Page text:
7. Sprecher Winter Brew was not nearly as good as Sprecher root beer

Best of the week: Founders Porter, without a doubt

Worst of the week: Northwoods Birch Wood Ale, with special honors for an extraordinarily tragic bungling of a pale ale.

Back in the summer of 2002, I worked hauling trash in a plastic packaging factory. While it was glamorous, it was also an exceptionally hot, sweaty job. That summer, my best friend and I, who worked in the same sweltering factory, made a habit of cooling off after the work day with  refreshing (and nutritious) beer floats.

A thoroughly chilled beer topped with vanilla ice cream seemed just the thing to mollify the mind-numbing tedium of carting around industrial trash all day, and to bolster our rapidly dwindling body mass. Though it might sound like an odd concoction, with the right beer as a base, beer floats are perfectly delicious. That brings me to today’s selection, Leinie’s Snowdrift Vanilla Porter. While barely palatable on its own, I suspect that Snowdrift might just be an ideal beer float medium.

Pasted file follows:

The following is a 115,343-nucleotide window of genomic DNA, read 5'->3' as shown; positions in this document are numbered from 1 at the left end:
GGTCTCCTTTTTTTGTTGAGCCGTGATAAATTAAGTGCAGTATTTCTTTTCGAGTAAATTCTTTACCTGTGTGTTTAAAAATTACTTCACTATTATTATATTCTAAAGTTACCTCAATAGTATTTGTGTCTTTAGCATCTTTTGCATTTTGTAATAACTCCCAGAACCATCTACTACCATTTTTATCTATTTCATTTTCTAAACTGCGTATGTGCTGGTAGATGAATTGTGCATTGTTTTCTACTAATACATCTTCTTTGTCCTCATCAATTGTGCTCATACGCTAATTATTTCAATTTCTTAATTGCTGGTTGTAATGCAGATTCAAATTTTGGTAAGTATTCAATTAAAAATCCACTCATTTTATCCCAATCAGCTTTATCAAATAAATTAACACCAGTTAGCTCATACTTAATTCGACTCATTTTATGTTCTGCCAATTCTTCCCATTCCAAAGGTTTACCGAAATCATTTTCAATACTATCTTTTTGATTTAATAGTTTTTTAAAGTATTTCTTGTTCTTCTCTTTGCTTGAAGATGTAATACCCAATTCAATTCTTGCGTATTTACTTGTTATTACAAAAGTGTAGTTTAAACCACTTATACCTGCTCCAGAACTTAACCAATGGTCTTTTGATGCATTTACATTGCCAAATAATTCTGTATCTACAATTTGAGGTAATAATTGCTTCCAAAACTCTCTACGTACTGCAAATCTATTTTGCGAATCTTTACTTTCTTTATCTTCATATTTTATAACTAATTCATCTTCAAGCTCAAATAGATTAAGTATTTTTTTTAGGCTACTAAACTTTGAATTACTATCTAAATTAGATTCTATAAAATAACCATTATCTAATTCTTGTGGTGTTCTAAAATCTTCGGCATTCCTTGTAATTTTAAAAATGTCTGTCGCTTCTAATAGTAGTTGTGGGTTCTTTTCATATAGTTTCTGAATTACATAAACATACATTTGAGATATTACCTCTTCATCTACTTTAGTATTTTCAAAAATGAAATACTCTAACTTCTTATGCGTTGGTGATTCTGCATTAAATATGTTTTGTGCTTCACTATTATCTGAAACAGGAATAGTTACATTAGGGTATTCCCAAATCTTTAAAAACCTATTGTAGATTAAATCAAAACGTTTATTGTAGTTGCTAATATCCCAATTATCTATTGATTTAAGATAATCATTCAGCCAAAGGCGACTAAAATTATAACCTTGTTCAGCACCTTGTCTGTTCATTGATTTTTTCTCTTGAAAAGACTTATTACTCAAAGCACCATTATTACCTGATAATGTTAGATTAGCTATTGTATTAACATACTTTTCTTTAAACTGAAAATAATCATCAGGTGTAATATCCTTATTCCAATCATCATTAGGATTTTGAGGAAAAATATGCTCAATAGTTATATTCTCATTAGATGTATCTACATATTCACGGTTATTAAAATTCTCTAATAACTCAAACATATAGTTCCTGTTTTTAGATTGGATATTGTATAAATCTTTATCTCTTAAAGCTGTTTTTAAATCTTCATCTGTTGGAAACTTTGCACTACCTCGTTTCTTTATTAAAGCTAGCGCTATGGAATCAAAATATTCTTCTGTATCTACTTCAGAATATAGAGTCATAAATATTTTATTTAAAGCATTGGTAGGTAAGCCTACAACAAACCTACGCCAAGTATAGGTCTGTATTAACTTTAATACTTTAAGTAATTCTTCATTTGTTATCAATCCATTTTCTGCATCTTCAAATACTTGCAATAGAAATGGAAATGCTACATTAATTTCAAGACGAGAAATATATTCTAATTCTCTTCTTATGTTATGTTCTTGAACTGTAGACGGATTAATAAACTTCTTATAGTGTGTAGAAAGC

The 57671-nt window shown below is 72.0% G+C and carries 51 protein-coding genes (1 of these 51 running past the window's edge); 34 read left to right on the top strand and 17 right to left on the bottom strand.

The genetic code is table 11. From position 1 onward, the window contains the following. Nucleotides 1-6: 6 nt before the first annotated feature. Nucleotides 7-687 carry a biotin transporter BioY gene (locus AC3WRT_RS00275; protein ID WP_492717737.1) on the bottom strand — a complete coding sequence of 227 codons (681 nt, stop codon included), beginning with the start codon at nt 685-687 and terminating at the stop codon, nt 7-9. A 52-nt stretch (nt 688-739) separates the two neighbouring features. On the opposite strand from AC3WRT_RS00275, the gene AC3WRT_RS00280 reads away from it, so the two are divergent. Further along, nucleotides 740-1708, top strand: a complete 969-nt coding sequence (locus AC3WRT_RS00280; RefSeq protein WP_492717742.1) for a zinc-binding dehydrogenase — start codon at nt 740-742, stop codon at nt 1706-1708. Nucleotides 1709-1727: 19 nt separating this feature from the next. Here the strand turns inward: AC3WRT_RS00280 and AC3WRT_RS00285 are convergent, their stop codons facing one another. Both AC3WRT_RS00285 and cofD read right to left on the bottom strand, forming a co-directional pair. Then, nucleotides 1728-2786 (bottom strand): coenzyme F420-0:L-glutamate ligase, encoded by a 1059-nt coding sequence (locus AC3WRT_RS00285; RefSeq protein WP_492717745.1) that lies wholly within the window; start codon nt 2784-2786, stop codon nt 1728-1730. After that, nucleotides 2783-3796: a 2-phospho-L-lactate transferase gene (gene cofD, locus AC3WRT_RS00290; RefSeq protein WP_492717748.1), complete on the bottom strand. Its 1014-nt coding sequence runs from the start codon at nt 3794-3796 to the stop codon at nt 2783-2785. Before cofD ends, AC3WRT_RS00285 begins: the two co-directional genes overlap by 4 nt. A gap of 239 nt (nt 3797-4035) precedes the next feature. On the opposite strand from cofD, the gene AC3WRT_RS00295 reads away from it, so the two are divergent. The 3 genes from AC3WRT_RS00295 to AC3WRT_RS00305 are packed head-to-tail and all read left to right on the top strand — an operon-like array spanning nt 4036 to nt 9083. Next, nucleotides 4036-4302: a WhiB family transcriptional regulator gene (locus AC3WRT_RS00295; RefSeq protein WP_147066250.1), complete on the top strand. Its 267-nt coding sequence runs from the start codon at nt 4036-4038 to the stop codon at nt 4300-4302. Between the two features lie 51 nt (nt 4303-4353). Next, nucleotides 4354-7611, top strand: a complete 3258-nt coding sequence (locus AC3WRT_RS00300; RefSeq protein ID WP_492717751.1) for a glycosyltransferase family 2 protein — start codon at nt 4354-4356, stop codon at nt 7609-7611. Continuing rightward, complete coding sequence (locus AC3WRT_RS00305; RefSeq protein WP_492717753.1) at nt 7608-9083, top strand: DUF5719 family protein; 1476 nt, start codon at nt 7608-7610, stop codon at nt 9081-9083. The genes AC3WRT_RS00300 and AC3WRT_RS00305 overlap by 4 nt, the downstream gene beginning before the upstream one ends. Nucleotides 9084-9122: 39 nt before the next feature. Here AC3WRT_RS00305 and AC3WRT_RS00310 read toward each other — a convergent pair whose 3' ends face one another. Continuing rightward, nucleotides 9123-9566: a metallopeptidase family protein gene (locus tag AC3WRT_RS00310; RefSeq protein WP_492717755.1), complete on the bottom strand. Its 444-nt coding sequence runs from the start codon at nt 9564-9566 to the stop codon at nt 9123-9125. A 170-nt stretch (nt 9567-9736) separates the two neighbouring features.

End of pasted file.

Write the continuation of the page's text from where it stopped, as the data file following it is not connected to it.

Beer float.

Beer float.

Like many of Leinenkugel’s most egregious abominations of fermentation (ahem, Berry Wiess, Summer Shandy, Sunset Wheat…), Snowdrift is frightfully sweet. Nonetheless, Snowdrift’s creamy vanilla flavors and hefty carbonation result in a fairly tasty experience, so long as you disregard any associations between this stuff and actual beer. In fact, it more closely resembles Titletown Sno-Cap Root Beer than it does any porter I’ve encountered.

Sadly, no ice cream was handy during the consumption of this beer (although, to be fair, I didn’t actually ask the bartender at Monkeyshines), but I think a beer that tastes like Sno-Cap quite obviously yearns to become involved in a beer float. If you’re in the mood for an actual porter, look elsewhere, but, if you’ve got some ice cream to spare, Snowdrift might be worth a try.

Leinenkugel’s Snowdrift Vanilla Porter

Style: Porter (sort of)
Availability: Seasonal (winter)
ABV: 6%
Hops: Cluster, Wilamette
Notes: Sweet and creamy with strong vanilla flavor; heavily carbonated
More Info:
My Take: Would make for a might fine beer float.